Such is the pressure of subservient conformity among the black political class that not a single African American politician, religious leader, or personage of national note has opened his or her mouth in Assata Shakur's defense, with the solitary exception of Angela Davis, once a political prisoner and fugitive in the days before the word “terrorist” had been coined. Lockstep conformity like this is hard to shake. In their 45 minutes in an otherwise excellent Democracy Now show mostly devoted to Assata Shakur's case, neither Shakur's attorney Lennox Hinds nor Angela Davis could bring themselves even to hint that the president and attorney general were responsible for branding her as the nation's “most wanted terrorist.”
Four decades have seen the flowering of elite affirmative action in the military, corporate America and in American political life. Our black political class never tires of holding their own illustrious careers up as “the fulfillment of Dr. King's dream.” But the fact is that US corporations couldn't do business in Africa without black faces. The US couldn't give military aid and training for a quarter century to 52 out of 54 African governments, arming all sides of every civil and international conflict in the most war torn regions of the planet, without black diplomats, black admirals and black generals. It couldn't deploy the world's most massive prison and police state without hundreds of thousands of black prison guards and police, some in the most senior positions and many more in line behind them.
All these are the fruits of what passes for social and racial “progress” in these United States.
This then, is the real function of corporate and elite affirmative action, and of the black political class itself. Whether it's moving the corporate agenda of gentrification through the destruction of public housing, carrying out social security and Medicare cuts, or waging open war upon the unapproved segments of the African American movement for justice and liberation, black faces in high places have repeatedly proven themselves the more effective evil, able to blunt leftish opposition and carry out policies that white elites can only dream of without their help.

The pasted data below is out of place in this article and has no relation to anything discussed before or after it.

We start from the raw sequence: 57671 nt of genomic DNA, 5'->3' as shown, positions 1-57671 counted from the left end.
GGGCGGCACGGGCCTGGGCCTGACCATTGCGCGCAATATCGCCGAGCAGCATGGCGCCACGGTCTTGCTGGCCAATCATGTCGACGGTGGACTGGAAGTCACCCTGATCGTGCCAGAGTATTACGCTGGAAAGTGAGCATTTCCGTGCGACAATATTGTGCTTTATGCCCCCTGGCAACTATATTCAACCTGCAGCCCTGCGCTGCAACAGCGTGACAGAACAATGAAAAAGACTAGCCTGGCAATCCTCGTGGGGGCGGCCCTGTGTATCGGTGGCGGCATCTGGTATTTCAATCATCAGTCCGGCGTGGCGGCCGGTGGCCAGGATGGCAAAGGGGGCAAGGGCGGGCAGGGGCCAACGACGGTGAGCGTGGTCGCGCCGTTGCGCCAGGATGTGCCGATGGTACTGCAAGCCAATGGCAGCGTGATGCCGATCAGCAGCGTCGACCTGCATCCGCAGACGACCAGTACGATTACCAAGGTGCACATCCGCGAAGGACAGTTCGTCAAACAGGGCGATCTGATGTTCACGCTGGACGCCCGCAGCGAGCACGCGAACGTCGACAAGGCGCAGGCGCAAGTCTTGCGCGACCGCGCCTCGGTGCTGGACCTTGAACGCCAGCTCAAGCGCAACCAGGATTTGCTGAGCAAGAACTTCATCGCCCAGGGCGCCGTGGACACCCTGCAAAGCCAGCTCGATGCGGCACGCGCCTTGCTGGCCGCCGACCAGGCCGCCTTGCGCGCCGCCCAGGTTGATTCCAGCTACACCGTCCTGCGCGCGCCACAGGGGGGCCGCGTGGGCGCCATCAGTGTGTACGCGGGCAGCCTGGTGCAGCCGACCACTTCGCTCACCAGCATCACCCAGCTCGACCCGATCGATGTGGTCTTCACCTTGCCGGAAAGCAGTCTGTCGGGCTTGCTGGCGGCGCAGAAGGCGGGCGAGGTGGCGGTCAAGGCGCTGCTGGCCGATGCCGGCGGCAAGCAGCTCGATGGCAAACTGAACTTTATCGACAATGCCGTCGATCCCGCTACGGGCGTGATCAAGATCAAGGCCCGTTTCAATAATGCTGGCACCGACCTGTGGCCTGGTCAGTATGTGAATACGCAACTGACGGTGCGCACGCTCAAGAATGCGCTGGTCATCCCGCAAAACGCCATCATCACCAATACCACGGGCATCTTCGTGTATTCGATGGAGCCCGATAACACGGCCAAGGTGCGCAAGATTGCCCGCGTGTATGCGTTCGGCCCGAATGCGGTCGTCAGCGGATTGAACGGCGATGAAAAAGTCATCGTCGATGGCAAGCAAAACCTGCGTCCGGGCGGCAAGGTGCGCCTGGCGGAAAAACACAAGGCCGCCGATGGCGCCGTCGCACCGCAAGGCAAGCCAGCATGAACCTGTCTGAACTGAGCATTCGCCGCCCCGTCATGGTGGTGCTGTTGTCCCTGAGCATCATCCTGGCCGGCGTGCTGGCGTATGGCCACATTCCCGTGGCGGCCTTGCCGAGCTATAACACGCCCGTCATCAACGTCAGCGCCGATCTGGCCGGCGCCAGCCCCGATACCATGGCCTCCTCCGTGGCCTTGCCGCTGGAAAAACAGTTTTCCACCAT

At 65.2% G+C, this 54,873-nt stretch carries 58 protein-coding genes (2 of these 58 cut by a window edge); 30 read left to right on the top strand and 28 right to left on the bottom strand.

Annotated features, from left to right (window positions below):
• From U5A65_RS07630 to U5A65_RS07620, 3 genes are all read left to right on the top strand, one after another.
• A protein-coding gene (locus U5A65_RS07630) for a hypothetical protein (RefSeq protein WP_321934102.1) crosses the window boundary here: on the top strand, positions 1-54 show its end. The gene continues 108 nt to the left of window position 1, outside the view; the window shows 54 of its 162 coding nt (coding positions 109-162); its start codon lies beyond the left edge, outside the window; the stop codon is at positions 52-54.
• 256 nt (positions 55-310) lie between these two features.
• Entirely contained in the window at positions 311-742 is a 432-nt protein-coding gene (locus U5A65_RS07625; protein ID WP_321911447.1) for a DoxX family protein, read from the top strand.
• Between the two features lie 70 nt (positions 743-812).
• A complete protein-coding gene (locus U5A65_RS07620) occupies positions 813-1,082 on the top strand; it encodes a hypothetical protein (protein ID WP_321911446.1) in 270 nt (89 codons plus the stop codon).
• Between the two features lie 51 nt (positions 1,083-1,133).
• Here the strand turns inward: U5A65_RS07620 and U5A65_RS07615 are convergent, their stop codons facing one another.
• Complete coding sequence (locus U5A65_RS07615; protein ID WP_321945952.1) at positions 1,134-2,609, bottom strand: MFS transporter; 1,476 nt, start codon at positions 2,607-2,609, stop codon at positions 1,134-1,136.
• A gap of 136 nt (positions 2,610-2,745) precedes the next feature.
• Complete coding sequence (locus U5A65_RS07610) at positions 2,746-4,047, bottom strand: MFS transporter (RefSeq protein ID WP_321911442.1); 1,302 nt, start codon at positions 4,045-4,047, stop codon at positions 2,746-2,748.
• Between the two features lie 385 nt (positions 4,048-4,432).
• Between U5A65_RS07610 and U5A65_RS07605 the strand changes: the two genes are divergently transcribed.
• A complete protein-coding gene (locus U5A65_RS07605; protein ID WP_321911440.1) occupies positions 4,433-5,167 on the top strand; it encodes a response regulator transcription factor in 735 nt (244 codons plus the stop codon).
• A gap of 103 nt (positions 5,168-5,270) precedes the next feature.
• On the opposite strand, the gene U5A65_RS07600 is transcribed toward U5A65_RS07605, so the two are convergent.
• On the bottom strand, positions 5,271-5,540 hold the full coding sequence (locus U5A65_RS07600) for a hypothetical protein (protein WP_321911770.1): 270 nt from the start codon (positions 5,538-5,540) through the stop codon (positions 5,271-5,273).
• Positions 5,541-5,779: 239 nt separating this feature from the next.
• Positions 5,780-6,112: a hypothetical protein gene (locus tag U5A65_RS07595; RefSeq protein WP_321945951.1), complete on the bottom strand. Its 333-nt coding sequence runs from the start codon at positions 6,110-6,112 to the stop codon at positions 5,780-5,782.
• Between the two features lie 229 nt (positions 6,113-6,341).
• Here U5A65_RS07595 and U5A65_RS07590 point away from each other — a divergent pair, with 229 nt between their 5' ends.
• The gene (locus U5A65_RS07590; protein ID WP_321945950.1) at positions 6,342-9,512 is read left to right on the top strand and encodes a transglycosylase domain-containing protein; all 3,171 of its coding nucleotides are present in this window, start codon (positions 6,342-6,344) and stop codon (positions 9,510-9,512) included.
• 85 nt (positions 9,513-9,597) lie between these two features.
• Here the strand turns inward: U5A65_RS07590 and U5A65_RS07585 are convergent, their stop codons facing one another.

Assata Shakur is not a terrorist. She was shot with her hands in the air, and no residue from gunfire was detected on her hands or clothes or that would have been introduced as evidence at her trial. Her all white jury was instructed to convict her for simply being there, and they did just that. She was a political prisoner, and the only “crime” she can reasonably be accused of is escaping and living out her life the last three decades in Cuba. Government officials do admit that her “terrorist” activity consists of occasional writings and speeches which advocate radical change, and the example of her peaceful life and political asylum 90 miles from Florida.
If that's all it takes to be a “terrorist,” many thousands of today's yesterday's and tomorrow's black and non-black political activists inside the U.S. are “terrorists” as well. There's a global war on terror, and now it openly includes the black liberation movement, basically everybody to the left of the established black political class. In the wake of this announcement, can there be any doubt that many more names are or will soon come up at the president's “terror Tuesday” meetings, at which the White House boasts it considers who next to kidnap or murder? We're all fair game now.
President Obama obviously hopes the label “terrorist” will scare present and future activists from learning what there is to know from the proud traditions of African American and other resistance to empire. He hopes to intimidate and frighten ordinary people, especially young people, into the same kind of conformity as their supposed “leaders.”
Back in 2007 and 2008, candidate Barack Obama confided to editorial boards and others a number of times that Ronald Reagan was his favorite president. We should have listened to him a lot more closely. It's a safe guess now, that J. Edgar Hoover is his favorite cop.
Bruce A. Dixon is managing editor at Black Agenda Report, and a member of the state committee of the Georgia Green Party. He lives and works near Marietta GA and can be reached via this site's contact page, or at bruce.dixon(at)blackagendareport.com.